Film Review: Hotel Artemis

Drew Pearce’s crime thriller Hotel Artemis is an entertaining ride.  The film benefits from a good script and a solid cast.

In Los Angeles of the near future, the Nurse runs Hotel Artemis, a member-only emergency treatment centre for criminals. On a night when riots are taking place, she receives several visitors…

The idea behind Hotel Artemis is quite interesting, offering a hospital for criminal members under the guise of a dusty hotel. Immediately parallels will be drawn with John Wick. Pearce’s film distinguishes itself from this by placing emphasis on a number of different narrative strands. Inevitably these come together as the film progresses. 

The main strand follows the Nurse, who has been running the hotel for decades. Her story intersects with that of Nice and Waikiki. The Nurse is given sufficient background as the film progresses. Other characters do not receive the same attention. Nevertheless, this is not too much of a hinderance, with the action concentrating on the events of a single evening. Writer-director Pearce offers a good script. Dialogue is often funny, with some zinging lines.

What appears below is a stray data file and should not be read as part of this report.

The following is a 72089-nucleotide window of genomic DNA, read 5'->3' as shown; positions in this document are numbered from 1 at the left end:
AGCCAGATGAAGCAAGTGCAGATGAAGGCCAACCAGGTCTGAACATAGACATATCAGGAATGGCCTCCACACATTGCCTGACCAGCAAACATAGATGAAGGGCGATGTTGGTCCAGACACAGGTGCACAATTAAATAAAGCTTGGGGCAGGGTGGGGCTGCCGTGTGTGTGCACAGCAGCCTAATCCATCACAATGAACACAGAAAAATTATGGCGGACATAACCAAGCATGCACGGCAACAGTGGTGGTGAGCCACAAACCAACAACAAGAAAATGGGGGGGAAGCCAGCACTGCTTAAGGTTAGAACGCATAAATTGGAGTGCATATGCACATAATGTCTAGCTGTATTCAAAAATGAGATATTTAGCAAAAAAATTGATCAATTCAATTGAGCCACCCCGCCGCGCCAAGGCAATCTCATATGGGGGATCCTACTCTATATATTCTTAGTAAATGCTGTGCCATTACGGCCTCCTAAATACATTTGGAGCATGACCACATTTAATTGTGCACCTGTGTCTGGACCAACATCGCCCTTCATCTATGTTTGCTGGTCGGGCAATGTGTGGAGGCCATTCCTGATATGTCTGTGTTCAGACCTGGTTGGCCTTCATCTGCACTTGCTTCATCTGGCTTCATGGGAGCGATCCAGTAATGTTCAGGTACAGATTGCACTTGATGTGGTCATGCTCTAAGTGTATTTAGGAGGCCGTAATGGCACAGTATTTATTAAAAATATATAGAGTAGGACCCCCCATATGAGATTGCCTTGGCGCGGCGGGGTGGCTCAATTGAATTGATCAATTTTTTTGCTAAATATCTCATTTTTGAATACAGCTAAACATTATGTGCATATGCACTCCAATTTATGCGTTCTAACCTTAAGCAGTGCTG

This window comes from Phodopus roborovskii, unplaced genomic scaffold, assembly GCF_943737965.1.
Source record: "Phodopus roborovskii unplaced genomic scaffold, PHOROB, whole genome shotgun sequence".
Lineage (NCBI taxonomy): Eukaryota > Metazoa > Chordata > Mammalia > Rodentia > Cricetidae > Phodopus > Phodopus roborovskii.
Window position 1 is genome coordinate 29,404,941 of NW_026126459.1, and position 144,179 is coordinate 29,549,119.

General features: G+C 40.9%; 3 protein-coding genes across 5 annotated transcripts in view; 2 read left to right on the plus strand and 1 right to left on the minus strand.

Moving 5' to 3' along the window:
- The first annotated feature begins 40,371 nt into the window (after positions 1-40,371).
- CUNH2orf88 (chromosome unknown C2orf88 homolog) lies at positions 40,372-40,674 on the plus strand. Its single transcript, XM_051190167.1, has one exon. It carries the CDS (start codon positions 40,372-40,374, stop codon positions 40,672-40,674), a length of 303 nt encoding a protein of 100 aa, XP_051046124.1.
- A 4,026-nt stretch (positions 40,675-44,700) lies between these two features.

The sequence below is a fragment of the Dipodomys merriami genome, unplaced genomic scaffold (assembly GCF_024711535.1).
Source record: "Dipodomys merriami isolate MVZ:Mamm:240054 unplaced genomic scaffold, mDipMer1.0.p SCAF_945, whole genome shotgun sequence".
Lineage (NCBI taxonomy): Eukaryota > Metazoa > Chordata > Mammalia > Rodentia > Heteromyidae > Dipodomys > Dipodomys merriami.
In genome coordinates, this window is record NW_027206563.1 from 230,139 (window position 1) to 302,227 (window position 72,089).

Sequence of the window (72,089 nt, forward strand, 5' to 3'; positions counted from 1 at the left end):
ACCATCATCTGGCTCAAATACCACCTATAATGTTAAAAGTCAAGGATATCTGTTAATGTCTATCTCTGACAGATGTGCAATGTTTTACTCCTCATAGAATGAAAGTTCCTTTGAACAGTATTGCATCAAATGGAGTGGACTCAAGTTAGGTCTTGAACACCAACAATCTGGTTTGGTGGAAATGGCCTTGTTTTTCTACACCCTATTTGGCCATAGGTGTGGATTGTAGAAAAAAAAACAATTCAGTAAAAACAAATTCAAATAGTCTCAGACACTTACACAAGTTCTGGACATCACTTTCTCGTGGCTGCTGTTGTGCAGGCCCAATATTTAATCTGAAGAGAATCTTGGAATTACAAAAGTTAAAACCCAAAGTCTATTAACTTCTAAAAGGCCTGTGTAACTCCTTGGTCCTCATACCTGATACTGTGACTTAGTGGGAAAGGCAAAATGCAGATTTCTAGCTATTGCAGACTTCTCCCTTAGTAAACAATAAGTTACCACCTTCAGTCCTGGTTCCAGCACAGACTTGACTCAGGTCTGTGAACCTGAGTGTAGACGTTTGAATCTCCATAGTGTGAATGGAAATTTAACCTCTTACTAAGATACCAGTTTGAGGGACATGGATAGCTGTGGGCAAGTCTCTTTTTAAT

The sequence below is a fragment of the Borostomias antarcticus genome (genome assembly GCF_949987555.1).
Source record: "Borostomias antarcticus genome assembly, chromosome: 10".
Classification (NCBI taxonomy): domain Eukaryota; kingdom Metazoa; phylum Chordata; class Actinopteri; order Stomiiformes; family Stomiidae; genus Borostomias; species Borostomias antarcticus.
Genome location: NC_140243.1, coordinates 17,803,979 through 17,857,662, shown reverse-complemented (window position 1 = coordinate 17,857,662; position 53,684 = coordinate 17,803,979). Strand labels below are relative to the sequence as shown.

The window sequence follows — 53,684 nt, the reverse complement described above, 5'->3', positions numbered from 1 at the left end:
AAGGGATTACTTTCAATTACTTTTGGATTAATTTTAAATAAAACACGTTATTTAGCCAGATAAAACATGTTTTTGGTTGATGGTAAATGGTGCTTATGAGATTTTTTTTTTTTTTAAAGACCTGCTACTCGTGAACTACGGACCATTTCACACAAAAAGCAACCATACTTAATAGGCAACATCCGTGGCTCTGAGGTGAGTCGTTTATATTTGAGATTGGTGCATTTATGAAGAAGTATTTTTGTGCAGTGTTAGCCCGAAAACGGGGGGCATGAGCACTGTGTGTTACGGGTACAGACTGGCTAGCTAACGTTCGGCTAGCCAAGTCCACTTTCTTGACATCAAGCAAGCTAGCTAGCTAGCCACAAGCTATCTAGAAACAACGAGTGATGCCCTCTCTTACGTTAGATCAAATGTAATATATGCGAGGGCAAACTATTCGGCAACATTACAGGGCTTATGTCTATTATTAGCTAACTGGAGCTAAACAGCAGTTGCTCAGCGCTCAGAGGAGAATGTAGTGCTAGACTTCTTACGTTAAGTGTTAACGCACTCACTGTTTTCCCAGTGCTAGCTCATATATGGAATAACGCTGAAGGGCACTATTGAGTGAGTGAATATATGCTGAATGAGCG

Apart from the opening gambit at the bank, action is restrained until the final third of the film. At this point, Pearce unleashes the violence that has been building throughout. Action here is stylish, with Nice taking centre stage. Performances in the film are good. Jodie Foster is given the most to do, and she handles this typically well. Sofia Boutella is lively, while Sterling K. Brown is decent, when he is given screen time.

There is always the potential that balancing so many characters will be uneven, and Hotel Artemis suffers from this slightly. There are moments of emotion but these remain on the surface, as action quickly moves to the next scene. Notwithstanding, Drew Pearce has created an enjoyable picture with Hotel Artemis.

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